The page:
By Sam Glaser
The other night over tofu curry my wife was explaining the concept of fiscal vs. calendar years to my kids. Times they are a-changing: my seventeen-year-old Jesse just opened his own E-Trade account so that he can play the market on his own. He used to hunt bugs in the backyard; now he’s studying corporate cash flow! She told him that most individuals in the US seem to follow the January to December calendar model, making January the back to work month following a holiday vacation and a drunken New Years Eve. My dad’s swimwear business went summer to summer since we shipped everything by May and then had to figure out what to do the next season.
We then discussed that most synagogues work on a fiscal year that begins with the High Holidays since that’s when they put on the “big show” for the crowds of the penitent and do most of their fundraising. That schedule holds true in my business also since my gigs follow the ebb and flow of synagogue life. It seems to make sense to start the Jewish calendar year on Rosh Hashana, literally the “head of the year,” but indeed, that’s not how it goes in the bible. In fact, just as we are about to leave Egypt with great signs and wonders, our first commandment as a nation is to keep a calendar. Once we become free men and women, we are personally accountable for the passage of our time and must learn to use it wisely. We also have to know when the fifteenth of the month is so that we can properly conduct our national homecoming party, the seder. Therefore the Jewish year actually begins in Nissan, the month of Pesach, which makes this month, Adar, the last month of the year and both a time to party and a season of reckoning.
What exactly we’re supposed to be feeling in this final month of the calendar is concealed behind the mask of our beloved Adar holiday, Purim. Yes, it’s a great holiday for kids but the real magic requires deeper analysis. The scroll that we are commanded to read, Megilat Esther is one of the final entries in the chronology of the Jewish biblical canon and interestingly, has no mention of God’s name. We start the year with the Pesach Haggadah and it’s manifold recitations of gratitude to God for the plethora of miracles performed on our behalf. Missing from this text is the mention of the story’s hero, Moshe! By the end of the Jewish calendar year, no discussion of God and it’s all about Queen Esther. What has changed? Evidently over the Jewish year we move from emphasis to God’s revealed hand in our redemption (Exodus) to a focus on the action of individuals with God operating behind the scene (Esther). I think the message here is that God is always with us even when that isn’t clear, and that we’ve got to get into the game.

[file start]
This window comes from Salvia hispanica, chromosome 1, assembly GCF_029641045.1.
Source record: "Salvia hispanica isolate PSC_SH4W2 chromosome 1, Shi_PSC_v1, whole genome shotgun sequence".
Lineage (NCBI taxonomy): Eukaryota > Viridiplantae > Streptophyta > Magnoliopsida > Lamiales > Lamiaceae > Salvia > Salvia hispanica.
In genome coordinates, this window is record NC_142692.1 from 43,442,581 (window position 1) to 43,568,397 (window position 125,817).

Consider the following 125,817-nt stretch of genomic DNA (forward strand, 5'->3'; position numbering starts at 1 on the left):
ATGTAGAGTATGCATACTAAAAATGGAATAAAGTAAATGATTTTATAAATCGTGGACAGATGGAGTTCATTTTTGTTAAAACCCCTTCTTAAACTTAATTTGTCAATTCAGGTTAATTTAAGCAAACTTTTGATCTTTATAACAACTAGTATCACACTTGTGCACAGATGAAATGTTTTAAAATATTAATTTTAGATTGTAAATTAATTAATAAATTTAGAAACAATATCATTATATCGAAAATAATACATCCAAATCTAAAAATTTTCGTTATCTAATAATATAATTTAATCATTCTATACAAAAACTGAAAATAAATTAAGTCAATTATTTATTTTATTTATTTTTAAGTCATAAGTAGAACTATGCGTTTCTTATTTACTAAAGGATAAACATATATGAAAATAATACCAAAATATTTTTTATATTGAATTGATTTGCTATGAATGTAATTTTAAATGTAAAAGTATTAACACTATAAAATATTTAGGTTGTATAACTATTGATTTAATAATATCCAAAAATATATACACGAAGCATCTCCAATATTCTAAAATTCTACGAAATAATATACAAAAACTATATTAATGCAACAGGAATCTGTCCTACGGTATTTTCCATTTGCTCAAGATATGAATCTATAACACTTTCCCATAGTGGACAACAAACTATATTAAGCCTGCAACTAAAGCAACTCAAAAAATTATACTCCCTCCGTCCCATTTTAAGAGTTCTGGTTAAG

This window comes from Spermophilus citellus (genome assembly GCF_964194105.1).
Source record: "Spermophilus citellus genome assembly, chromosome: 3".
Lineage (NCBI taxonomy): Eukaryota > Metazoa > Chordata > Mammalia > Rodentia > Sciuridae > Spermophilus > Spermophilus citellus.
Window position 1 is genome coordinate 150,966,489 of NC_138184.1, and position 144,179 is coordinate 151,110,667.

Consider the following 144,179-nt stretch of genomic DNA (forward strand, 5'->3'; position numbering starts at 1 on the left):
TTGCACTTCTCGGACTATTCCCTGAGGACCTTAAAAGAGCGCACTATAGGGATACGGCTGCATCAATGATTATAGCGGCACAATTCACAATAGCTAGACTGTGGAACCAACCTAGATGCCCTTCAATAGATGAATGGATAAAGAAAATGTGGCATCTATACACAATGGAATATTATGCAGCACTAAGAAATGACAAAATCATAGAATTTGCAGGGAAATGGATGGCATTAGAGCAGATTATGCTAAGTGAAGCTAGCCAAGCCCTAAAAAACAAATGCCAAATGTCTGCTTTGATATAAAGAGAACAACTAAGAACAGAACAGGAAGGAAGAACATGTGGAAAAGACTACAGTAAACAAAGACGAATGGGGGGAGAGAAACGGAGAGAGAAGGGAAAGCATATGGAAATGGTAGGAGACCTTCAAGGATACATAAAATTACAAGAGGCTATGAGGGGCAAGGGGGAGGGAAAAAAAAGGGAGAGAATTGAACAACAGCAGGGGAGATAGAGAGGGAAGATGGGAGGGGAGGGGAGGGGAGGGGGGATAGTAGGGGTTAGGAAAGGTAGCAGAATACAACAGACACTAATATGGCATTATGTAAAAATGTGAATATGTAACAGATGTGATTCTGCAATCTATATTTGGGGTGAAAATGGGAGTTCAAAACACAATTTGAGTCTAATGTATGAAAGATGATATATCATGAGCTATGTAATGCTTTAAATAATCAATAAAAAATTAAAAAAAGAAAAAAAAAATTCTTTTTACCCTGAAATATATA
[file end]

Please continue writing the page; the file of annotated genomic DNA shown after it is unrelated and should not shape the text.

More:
The rabbis teach that the ten plagues in Egypt transpired over a nine-month period. This was our national gestation; we morph from Avraham and Sarah’s mishpocha (family) into a great, holy nation. Over the course of the next few millennia we read about the fits and starts of our spiritual adolescence traveling to and living in Israel and then finally, by the time of Esther, we renew our covenant as adults. No more need for coercion, no more need to have Mount Sinai held over our heads, we accept the yoke of the commandments willingly and with joy, knowing that God’s intimate Presence follows us wherever we wander. In fact, the title of our text holds the answer to the puzzle of Jewish survival through this long exile: Megilat Esther can be translated as “revealing the hidden,” it’s a lesson plan in adopting a world view where we perceive God’s hand behind all events.